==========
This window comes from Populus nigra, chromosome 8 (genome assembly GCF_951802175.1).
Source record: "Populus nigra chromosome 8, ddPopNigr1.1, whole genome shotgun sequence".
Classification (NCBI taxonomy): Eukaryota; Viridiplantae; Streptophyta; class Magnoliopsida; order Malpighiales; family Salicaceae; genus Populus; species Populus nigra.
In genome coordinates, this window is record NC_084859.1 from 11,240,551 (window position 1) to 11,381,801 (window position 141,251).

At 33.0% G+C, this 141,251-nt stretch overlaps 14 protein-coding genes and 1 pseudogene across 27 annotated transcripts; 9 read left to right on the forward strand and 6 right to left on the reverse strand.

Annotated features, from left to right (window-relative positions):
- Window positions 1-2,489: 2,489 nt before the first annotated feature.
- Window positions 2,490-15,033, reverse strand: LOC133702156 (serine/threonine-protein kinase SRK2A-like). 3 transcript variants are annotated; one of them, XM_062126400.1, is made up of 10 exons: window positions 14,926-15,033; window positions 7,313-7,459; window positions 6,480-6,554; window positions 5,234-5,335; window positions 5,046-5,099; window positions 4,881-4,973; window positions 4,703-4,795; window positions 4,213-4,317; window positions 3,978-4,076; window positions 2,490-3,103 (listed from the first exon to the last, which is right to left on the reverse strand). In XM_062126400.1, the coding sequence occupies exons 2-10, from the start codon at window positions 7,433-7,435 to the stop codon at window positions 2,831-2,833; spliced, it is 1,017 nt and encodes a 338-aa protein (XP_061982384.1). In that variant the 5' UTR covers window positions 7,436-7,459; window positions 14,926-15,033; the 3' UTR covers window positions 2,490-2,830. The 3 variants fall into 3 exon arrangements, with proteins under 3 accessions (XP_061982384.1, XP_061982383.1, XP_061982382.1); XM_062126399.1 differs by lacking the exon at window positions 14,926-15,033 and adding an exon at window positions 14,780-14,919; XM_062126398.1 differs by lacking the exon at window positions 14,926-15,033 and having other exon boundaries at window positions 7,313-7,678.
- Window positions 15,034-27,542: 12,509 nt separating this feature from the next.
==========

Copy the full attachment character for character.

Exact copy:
This window comes from Populus nigra, chromosome 8 (genome assembly GCF_951802175.1).
Source record: "Populus nigra chromosome 8, ddPopNigr1.1, whole genome shotgun sequence".
Classification (NCBI taxonomy): Eukaryota; Viridiplantae; Streptophyta; class Magnoliopsida; order Malpighiales; family Salicaceae; genus Populus; species Populus nigra.
In genome coordinates, this window is record NC_084859.1 from 11,240,551 (window position 1) to 11,381,801 (window position 141,251).

At 33.0% G+C, this 141,251-nt stretch overlaps 14 protein-coding genes and 1 pseudogene across 27 annotated transcripts; 9 read left to right on the forward strand and 6 right to left on the reverse strand.

Annotated features, from left to right (window-relative positions):
- Window positions 1-2,489: 2,489 nt before the first annotated feature.
- Window positions 2,490-15,033, reverse strand: LOC133702156 (serine/threonine-protein kinase SRK2A-like). 3 transcript variants are annotated; one of them, XM_062126400.1, is made up of 10 exons: window positions 14,926-15,033; window positions 7,313-7,459; window positions 6,480-6,554; window positions 5,234-5,335; window positions 5,046-5,099; window positions 4,881-4,973; window positions 4,703-4,795; window positions 4,213-4,317; window positions 3,978-4,076; window positions 2,490-3,103 (listed from the first exon to the last, which is right to left on the reverse strand). In XM_062126400.1, the coding sequence occupies exons 2-10, from the start codon at window positions 7,433-7,435 to the stop codon at window positions 2,831-2,833; spliced, it is 1,017 nt and encodes a 338-aa protein (XP_061982384.1). In that variant the 5' UTR covers window positions 7,436-7,459; window positions 14,926-15,033; the 3' UTR covers window positions 2,490-2,830. The 3 variants fall into 3 exon arrangements, with proteins under 3 accessions (XP_061982384.1, XP_061982383.1, XP_061982382.1); XM_062126399.1 differs by lacking the exon at window positions 14,926-15,033 and adding an exon at window positions 14,780-14,919; XM_062126398.1 differs by lacking the exon at window positions 14,926-15,033 and having other exon boundaries at window positions 7,313-7,678.
- Window positions 15,034-27,542: 12,509 nt separating this feature from the next.